We don't have to be perfect – good enough is OK

Teachers are often perfectionists – but doing your job well doesn't have to mean an enormous workload, says Zoe Enser

Zoe Enser

Teacher wellbeing and workload: We don't have to be perfect

The past few months in education have been like no other. From remote learningteacher-assessed grades and filling learning gaps at a rate of knots, to ensuring that all children have access to some of their most basic needs to safeguard them, teachers have continued to work incredibly hard. 

However, as we emerge into some semblance of normality, there can be no doubt that teachers, more than ever, need to find a balance. A balance for themselves and a balance for their families. 

And a balance that means that their students have the best learning opportunities – which only come from being with teachers who are themselves rested and happy in their role. 

But how can we achieve this when there is always more to do on our to-do lists?

Teacher wellbeing: Tips to keep your workload under control

Teachers I’ve worked with are often perfectionists. They want to dot every "i" and cross every "t". And, with conflicting priorities and conflicting information about what the “best bets” for learning are, there is a risk of becoming overwhelmed. 

So here are some tips for accepting when "good enough" is good enough and protecting your own wellbeing, while still doing the best for the students.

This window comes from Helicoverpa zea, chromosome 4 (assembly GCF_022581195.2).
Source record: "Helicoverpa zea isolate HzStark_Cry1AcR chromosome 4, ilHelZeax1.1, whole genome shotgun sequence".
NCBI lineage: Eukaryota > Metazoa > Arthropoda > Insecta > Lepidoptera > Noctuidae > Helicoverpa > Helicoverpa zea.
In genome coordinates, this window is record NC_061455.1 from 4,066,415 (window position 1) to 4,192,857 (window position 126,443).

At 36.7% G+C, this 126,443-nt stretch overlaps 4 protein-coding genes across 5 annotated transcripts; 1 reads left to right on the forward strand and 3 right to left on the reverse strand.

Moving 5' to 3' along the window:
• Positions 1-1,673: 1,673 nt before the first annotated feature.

1. Focus on what really matters

We can spend weeks adapting resources and making minor tweaks well into the early hours of the morning. 

As an NQT – and, indeed, whenever I changed schools – I would often find myself in this situation as I stumbled through planning lessons and the mountains of marking. It can seem never-ending.

Thinking carefully about the purpose of the lessons – the learning – can make it easier to find a sensible balance. It doesn’t matter if we have the right image, or if the words are correctly positioned on the PowerPoint, or if our worksheet layout is exactly right. 

What matters is that we think about the learning process and what we want students to be able to know, understand and do in the coming weeks and months. 

Strip it back to the core information and what you need students to focus on, and home in on that.

The same is true for marking and feedback. Zoom in on what the process is for – understanding what students have retained and how they are using it – and put your energies there.

2. Collaborate and share

Sometimes the pressure is on to create something new. I’m terrible for struggling to deliver something created by someone else. But actually co-planning, then sharing resources and ideas around teaching and learning, could be hugely beneficial to your workload and your sense of wellbeing. 

There is nothing more exciting to me than exploring how we can really ensure that meaningful learning takes place, so making sure your conversations during meetings and planning sessions look at this can really help you to see how you can create the best opportunities for it to happen. 

It doesn’t have to be complicated. In fact, complicated can make it all the harder for the learning to happen.

Take some time to look at the evidence together, too. All too often we can find ourselves doing things a certain way because we have always done it like that. Marking is a good example of this, as we still continue to rely on old practices, which may not be having the impact we want.